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Appl Ergon. 2002 May;33(3):251-71.

Health and safety implications of virtual reality: a review of empirical evidence.

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For the last 10 years a number of papers have been written that discuss human factors issues associated with virtual reality (VR). The nature of these papers has gradually evolved from speculation and anecdotal report to empirical research. Despite developments in VR technology, some participants still experience health and safety problems associated with VR use-termed VR-induced symptoms and effects (VRISE). The key concern from the literature is VR-induced sickness, experienced by a large proportion of VR participants, but for the majority these effects are mild and subside quickly. This paper makes a number of recommendations regarding the future direction of research into health and safety implications of VR, including the need to take into account the way in which VR is being used when conducting empirical research: first, to ensure that studies consider both effects and their consequences, second, to ensure that empirical trials reflect the actual likely context of VR use; third, to consider interactions between effects: and finally, to consider ways in which effects can be managed.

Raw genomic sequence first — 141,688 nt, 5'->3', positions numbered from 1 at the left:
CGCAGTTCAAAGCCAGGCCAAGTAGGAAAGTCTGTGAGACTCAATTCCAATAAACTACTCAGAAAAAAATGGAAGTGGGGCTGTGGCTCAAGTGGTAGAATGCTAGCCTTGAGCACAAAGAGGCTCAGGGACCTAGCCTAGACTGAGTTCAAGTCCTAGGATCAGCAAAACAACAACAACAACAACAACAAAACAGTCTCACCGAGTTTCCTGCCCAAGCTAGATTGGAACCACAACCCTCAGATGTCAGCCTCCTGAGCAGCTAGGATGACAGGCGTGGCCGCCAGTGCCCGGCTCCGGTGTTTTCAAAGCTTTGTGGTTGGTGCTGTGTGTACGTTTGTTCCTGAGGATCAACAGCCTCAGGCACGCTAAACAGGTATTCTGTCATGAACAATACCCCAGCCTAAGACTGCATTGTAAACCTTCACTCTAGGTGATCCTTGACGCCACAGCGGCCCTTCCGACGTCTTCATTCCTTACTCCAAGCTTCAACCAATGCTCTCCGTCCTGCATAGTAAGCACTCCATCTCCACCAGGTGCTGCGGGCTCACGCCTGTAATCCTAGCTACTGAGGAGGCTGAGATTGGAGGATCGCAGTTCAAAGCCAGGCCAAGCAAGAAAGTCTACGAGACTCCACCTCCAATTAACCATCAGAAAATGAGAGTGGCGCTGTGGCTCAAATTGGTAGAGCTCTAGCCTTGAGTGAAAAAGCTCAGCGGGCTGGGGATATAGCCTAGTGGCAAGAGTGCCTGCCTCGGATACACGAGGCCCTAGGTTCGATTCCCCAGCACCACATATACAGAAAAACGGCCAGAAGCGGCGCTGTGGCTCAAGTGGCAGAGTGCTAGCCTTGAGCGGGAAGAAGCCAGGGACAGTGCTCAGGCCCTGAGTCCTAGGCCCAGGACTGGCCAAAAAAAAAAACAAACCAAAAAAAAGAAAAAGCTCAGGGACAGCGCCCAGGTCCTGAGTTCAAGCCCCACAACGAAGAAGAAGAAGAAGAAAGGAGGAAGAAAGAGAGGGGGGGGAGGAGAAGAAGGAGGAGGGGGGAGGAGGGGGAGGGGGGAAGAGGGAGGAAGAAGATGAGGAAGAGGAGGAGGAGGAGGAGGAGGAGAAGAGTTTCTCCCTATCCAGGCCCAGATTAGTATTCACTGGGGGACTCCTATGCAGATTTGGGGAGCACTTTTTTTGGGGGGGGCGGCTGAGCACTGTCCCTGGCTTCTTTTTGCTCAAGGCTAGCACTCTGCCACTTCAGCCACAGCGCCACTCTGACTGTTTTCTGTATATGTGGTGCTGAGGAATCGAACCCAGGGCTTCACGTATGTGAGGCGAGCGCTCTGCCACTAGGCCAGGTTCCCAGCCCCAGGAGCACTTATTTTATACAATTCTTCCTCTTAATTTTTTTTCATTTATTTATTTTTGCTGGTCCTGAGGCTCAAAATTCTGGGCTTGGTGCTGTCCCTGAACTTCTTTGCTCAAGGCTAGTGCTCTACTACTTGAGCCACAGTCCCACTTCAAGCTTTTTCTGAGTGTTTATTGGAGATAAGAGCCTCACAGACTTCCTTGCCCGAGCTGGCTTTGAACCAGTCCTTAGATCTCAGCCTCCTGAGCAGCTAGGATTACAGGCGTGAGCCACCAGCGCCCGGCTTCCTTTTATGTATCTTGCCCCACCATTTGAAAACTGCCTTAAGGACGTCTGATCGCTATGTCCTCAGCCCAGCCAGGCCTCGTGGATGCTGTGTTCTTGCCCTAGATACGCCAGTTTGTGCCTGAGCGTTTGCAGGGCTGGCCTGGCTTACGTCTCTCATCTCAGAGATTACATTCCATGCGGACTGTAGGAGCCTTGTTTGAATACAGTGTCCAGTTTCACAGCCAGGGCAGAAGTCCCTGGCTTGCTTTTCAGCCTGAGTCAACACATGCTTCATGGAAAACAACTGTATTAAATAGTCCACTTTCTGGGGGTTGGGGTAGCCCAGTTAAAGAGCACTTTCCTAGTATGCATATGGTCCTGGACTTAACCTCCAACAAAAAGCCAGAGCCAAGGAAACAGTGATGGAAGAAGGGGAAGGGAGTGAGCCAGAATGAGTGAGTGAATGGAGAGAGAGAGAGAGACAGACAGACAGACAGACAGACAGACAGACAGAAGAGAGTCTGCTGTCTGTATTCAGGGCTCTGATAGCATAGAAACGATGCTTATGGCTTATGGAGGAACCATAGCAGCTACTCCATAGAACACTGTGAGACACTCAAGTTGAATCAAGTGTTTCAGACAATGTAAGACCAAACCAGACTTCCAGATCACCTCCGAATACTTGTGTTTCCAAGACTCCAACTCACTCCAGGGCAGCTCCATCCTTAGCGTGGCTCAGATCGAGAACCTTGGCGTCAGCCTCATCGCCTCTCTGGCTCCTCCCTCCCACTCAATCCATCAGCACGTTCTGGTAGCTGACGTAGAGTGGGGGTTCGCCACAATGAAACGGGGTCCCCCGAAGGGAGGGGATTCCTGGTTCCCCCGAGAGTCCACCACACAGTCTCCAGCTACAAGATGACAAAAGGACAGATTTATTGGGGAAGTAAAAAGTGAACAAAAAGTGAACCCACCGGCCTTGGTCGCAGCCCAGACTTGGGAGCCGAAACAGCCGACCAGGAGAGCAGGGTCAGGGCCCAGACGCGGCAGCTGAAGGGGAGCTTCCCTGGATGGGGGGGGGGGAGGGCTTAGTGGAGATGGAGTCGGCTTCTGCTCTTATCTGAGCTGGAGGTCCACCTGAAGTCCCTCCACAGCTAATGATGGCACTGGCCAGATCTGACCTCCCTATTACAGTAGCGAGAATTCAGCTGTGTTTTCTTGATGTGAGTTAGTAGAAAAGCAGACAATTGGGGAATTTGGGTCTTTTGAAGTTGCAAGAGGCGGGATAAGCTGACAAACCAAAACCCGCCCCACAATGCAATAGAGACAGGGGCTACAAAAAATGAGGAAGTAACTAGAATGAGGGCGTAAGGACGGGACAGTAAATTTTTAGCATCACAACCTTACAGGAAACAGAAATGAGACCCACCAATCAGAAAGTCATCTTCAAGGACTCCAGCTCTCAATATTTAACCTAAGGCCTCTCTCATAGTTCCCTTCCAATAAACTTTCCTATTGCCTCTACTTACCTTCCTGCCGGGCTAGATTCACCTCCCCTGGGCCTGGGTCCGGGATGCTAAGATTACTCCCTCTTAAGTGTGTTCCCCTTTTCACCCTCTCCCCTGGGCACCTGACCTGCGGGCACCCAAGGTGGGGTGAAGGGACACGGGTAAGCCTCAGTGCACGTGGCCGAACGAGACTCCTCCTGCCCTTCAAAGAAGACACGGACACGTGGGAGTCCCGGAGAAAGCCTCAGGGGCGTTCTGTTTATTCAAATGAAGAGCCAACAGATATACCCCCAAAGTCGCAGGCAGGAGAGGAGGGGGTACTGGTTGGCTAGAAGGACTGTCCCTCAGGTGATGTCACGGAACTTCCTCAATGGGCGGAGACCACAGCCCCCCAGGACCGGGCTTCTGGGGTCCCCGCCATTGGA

[Indexed for MEDLINE]

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